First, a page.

Last year, Missouri had almost twice as many puppy mills as any other state in the country.
The Humane Society’s annual study had our state at the top of the list for the sixth year in a row.
The report, dubbed the Horrible Hundred, is compiled by researchers who spent hundreds of hours going through federal and state inspection records.
Included in those reports were the hallmarks of unsafe breeding operations. Dogs were underweight, had patches of hair loss, were injured, had lice and lived in filthy conditions without water.
In one case, a mother dog with “prominent ribs” was found nursing puppies.
This all comes almost a decade after Missouri passed a law designed to crack down on puppy mills. The Canine Cruelty Prevention Act passed in 2010 initially saw an increase in prosecutions, but it’s clear that we’re still fighting a losing battle.
Missouri already has systems in place to enforce laws against puppy mills. According to the American Society for the Prevention of Cruelty to Animals, Missouri is among 15 states that require licensing, inspections and “at least some standards of care,” making it among the most safeguarded against mills.
So what’s the problem in Missouri?
Most likely, regulators just can’t keep up. A nearly decade-old report from the Better Business Bureau of Missouri found that an alarming one-third of puppies across the country come from Missouri. As you can imagine, Missouri does not employ one-third of all puppy mill investigators in the country.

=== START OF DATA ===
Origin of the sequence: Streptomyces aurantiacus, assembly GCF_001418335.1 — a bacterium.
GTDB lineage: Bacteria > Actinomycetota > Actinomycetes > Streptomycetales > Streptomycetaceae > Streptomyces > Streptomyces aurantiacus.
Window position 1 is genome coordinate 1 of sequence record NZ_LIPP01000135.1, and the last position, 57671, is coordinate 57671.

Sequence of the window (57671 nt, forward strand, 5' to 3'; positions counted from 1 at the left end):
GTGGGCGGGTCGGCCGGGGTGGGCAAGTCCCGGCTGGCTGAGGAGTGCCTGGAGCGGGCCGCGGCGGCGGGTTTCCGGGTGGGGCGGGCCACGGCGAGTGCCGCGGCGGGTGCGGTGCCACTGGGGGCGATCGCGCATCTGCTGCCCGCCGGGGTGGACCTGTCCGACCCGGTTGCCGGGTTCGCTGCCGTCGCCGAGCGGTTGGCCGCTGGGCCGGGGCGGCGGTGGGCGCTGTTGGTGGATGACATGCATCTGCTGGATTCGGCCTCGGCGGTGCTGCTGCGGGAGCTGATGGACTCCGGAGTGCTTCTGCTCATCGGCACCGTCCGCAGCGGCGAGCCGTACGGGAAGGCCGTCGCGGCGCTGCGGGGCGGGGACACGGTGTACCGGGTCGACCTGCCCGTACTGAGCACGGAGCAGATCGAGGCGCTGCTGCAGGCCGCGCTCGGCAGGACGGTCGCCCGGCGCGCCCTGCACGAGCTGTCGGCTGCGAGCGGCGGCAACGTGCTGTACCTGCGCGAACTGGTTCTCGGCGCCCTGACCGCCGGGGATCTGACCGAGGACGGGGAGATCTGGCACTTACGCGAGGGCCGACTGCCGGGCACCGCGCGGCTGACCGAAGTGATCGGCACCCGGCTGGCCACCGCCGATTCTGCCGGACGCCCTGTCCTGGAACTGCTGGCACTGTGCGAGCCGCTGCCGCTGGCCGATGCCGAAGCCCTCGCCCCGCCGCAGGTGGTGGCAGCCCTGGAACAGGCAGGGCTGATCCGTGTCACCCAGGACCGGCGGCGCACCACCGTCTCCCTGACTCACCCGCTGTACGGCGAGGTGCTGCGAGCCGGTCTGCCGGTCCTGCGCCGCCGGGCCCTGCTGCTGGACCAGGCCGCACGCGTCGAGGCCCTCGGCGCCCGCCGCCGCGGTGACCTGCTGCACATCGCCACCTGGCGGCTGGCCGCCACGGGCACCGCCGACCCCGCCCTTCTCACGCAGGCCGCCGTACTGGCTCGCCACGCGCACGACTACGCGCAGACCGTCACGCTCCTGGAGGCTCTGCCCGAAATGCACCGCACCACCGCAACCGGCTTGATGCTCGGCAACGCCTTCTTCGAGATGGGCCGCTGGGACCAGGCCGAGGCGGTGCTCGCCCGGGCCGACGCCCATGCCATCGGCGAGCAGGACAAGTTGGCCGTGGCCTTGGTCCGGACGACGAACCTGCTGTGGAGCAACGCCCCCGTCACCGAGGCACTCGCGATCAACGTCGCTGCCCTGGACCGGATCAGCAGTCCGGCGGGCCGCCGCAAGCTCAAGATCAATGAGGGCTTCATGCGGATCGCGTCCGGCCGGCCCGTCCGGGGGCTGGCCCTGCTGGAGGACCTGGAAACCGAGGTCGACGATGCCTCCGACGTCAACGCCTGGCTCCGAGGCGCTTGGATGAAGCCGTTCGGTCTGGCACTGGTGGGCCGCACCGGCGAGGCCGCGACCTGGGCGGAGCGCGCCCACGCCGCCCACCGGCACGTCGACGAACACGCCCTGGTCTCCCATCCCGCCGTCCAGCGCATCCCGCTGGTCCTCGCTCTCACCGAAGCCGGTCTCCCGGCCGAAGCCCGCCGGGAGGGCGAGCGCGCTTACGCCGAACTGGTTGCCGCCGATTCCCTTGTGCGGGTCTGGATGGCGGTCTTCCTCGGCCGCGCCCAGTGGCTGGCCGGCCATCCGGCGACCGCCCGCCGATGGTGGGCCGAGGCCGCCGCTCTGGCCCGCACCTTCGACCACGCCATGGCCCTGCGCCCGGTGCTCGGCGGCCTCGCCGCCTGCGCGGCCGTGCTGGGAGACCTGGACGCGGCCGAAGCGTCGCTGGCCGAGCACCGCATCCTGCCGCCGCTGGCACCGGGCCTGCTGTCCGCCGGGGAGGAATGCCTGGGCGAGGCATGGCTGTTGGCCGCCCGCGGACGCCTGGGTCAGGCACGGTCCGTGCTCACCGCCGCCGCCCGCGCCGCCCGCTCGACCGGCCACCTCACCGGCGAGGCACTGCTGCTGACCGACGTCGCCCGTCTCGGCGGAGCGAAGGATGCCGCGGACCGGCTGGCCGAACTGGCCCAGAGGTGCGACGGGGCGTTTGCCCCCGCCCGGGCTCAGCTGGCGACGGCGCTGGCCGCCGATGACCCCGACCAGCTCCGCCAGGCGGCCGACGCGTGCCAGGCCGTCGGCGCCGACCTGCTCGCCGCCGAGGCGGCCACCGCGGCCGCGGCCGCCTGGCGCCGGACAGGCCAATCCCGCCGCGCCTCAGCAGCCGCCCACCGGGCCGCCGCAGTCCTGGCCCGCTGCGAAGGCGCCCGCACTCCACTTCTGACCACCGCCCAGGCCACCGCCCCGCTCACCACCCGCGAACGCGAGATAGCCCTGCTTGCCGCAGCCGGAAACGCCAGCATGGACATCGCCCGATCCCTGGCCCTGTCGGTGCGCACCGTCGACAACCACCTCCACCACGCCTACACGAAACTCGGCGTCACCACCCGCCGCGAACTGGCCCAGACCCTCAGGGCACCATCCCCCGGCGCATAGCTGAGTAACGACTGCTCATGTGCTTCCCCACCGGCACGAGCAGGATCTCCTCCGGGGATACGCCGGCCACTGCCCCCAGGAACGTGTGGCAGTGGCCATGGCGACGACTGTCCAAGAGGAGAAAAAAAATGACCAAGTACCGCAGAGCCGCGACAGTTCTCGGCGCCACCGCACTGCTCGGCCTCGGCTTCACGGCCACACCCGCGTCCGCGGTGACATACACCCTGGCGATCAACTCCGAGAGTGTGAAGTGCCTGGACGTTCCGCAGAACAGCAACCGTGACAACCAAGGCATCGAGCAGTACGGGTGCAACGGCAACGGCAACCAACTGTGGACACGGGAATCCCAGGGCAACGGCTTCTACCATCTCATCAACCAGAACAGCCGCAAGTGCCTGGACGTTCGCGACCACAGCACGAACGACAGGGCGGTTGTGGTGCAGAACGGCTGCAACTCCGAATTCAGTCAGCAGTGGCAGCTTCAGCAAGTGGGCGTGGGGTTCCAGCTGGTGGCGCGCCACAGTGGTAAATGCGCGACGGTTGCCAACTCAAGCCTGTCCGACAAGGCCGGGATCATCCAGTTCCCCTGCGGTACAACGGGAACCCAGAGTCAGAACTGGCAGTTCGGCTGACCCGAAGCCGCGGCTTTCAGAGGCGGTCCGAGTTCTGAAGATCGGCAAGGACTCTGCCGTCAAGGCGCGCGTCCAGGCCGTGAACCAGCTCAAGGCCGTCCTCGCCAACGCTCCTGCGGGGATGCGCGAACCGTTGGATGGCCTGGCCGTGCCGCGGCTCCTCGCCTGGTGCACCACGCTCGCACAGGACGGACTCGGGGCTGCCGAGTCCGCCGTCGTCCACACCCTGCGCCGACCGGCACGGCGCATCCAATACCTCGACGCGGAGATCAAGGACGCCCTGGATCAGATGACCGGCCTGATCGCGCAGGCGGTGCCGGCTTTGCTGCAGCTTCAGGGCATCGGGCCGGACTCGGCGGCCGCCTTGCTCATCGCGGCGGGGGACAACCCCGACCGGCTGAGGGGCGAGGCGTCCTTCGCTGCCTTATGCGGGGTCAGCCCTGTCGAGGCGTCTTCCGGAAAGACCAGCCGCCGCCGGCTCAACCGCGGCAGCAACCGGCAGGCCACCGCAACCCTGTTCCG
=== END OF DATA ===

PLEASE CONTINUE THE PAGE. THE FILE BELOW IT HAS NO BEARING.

Legislators need to investigate ways to give more teeth to departments that monitor dog breeders and enforce laws. That will be difficult with our always-strapped budget.
If Missouri lawmakers can’t find a way to cut down on our statewide puppy mill problem, it may require us to take a more drastic step.
While only two states currently ban retail pet stores from selling puppies and kittens — California and Maryland — several states are considering it.
One of those states, Ohio, should be meaningful to Missourians. It ranked second on the most recent puppy mill list despite having the enforcement measures recommended by ASPCA.
The idea is that mass breeders can no longer sell to pet stores, cutting off the economic lifeline that keeps these dangerous operations running. That’s a drastic step given that there are some responsible breeders in Missouri who rely on the business.
There are half-measures that are also possible. Pet stores could possibly still sell dogs, but those dogs could only come from shelters and rescue organizations. Missouri could also further restrict the allowable size of breeding operations, but it seems we’re already struggling to keep up with enforcement.
Moves like that would be palatable, but anyone who’s taken a walk through a local shelter knows there are already plenty of dogs and cats that need homes.
If Missouri can’t find a better way to protect puppies, we may have to look to more drastic measures.
Copyright Springfield News-Leader. Reprinted with permission.